Down to Earth

A Safe Haven: Saving Animals During Coronavirus Crisis

A cow, a chicken, a rural sanctuary, and a local non-profit have come together for an amazing animal rescue story that shows how one person can make a difference

NBC Universal, Inc.

Near the end of a long dirt road in Boulevard, there’s another dirt road that leads to Libby Lou’s Safe Haven. This small cow sanctuary has a new addition, a 10-week old bull cow named Auggie Norman.

“He arrived at midnight at my house with his BFF Loretta Lynn, the chicken,” said Lori Biewen, the founder of the Libby Lou's.

Auggie Norman and Loretta Lynne do everything together. A cow and a chicken might seem like a strange pairing, but Biewen said that’s not the case.

"Animals are not like people they don’t judge. They don’t see differences they just see kindness and friendship,” Biewen said.

It’s a beautiful friendship with a terrible back story. Biewen said Auggie Norman, "was facing not a good end, let’s just put it that way.”

Auggie Norman was born on a northern California dairy farm, where according to Biewen it's not a good situation for a young male cow.

"Female calves are kept alive, male calves have no use so they are discarded,” she said.

Fortunately, animal activists rescued Auggie from the dairy farm and took him to a foster home, where he bonded with Loretta Lynn. A few weeks later, the cow and the chicken were transported to their forever home at Libby Lou’s and added to the sanctuary’s animal population, which is now at 29 animals, including cats and dogs.

Biewen takes care of all these cows pretty much by herself. It costs about $40,000 a year to run Libby Lou’s and it’s fully funded by donations.

“Every penny that comes into Libby Lou's goes to the animals," she said.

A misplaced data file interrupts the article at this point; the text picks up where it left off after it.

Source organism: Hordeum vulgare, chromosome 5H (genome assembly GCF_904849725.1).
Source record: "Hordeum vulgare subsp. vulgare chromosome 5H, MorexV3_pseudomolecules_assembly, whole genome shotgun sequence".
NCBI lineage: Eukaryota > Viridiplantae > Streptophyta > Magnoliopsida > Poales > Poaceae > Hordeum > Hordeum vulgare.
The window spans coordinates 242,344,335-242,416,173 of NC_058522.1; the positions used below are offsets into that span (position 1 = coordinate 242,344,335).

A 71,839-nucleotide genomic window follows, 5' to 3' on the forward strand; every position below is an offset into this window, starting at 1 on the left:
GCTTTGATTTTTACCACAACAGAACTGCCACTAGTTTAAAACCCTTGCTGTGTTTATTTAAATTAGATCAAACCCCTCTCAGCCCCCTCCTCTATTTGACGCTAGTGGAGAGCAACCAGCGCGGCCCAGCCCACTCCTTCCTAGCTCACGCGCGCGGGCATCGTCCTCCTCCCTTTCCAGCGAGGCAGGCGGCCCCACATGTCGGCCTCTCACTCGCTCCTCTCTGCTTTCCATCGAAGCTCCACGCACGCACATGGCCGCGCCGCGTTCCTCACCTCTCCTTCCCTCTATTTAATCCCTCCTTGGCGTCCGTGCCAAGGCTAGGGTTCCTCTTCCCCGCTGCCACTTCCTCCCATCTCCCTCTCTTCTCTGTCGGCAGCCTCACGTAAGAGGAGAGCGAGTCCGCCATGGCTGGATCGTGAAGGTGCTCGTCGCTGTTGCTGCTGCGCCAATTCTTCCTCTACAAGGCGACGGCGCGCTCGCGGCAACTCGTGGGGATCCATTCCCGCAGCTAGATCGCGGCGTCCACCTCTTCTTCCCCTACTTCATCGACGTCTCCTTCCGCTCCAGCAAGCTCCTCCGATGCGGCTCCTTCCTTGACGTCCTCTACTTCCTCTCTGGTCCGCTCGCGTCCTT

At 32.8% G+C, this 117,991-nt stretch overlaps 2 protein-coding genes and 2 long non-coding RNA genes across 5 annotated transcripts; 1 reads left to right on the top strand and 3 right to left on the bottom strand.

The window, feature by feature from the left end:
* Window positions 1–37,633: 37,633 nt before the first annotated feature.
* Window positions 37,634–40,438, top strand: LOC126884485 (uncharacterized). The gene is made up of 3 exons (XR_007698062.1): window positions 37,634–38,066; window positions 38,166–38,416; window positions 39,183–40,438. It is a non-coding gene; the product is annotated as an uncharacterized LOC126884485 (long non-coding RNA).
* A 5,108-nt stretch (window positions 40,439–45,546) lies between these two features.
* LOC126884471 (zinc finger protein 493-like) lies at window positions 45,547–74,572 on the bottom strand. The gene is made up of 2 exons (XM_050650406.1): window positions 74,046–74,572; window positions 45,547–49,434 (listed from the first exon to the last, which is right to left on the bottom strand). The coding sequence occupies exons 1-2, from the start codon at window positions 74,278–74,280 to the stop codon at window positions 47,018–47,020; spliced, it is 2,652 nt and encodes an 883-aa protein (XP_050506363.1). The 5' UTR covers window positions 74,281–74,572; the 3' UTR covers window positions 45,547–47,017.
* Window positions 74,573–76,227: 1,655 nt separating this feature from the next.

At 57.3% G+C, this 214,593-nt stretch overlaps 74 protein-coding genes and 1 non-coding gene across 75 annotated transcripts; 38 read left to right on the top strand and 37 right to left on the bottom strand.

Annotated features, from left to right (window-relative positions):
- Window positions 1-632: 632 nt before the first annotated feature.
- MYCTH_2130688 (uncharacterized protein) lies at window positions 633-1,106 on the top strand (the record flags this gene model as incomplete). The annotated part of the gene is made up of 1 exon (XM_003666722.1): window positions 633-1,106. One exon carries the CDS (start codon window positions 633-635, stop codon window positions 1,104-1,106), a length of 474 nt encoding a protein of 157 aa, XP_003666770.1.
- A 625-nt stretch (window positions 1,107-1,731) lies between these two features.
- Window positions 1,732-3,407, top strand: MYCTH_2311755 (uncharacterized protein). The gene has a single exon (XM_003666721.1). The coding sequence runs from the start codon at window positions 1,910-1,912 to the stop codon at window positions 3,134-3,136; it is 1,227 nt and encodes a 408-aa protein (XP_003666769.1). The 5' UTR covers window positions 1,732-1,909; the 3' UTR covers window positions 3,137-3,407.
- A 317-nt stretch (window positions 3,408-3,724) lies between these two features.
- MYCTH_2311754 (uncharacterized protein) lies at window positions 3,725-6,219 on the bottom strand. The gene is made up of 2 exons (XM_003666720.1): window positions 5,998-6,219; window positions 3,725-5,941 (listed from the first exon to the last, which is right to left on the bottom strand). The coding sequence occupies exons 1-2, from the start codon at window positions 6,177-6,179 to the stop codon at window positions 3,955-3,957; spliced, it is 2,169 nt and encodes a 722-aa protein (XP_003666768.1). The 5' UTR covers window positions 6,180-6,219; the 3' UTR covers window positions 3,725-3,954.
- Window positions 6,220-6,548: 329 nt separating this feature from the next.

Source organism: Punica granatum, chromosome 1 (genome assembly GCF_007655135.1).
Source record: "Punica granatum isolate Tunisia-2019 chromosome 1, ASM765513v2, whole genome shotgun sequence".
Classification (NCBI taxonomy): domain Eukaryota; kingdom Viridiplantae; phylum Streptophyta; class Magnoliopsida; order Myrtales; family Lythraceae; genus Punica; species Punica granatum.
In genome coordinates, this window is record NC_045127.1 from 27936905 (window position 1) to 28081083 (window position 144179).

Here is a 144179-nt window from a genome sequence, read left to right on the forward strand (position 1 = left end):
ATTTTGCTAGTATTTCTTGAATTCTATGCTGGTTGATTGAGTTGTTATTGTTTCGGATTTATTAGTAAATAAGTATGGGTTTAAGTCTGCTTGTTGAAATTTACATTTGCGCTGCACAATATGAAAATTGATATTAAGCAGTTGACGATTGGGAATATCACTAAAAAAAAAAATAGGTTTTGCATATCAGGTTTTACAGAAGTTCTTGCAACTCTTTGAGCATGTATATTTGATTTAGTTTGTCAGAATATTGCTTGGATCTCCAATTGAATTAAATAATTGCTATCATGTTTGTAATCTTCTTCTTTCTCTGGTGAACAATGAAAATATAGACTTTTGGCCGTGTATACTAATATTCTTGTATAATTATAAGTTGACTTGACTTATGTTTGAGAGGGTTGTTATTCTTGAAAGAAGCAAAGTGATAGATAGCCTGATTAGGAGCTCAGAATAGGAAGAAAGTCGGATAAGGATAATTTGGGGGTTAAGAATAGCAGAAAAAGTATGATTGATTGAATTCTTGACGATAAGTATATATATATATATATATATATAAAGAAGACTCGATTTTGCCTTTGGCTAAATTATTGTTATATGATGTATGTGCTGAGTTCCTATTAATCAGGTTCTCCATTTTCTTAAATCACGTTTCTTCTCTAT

Unfortunately, during the pandemic, all that money dried up. No sanctuary tours, no visitors, no fundraising.  

“Covid turned our world upside down, fundraising is hard in a good year but in a Covid year where people have lost jobs and are struggling, they don’t have extra money that they might want to normally donate, they can’t, they have to save it for bills and groceries," Biewen said.

To help make it through this tough time, Lori found a life-line in Dr. Annie Petersen.

“Lori is the perfect example of the human-animal bond and why we do what we do,” Petersen tells NBC 7.

Petersen created Animal Bond Academy, a digital outreach effort to raise awareness and funds for San Diego’s small sanctuaries during the pandemic.

"These animals have saved so many people's lives and this is just a great way to then turn around and help them have the happiest lives they could possibly have,” Petersen said.

Both Petersen and Biewen say small sanctuaries are all about the concept that one person can make a difference.

"It makes you think I’m going to get off my butt and get out there and make a difference. I am not going to change the world, but I am changing the life of one or two animals, you'd better believe it," Biewen said.

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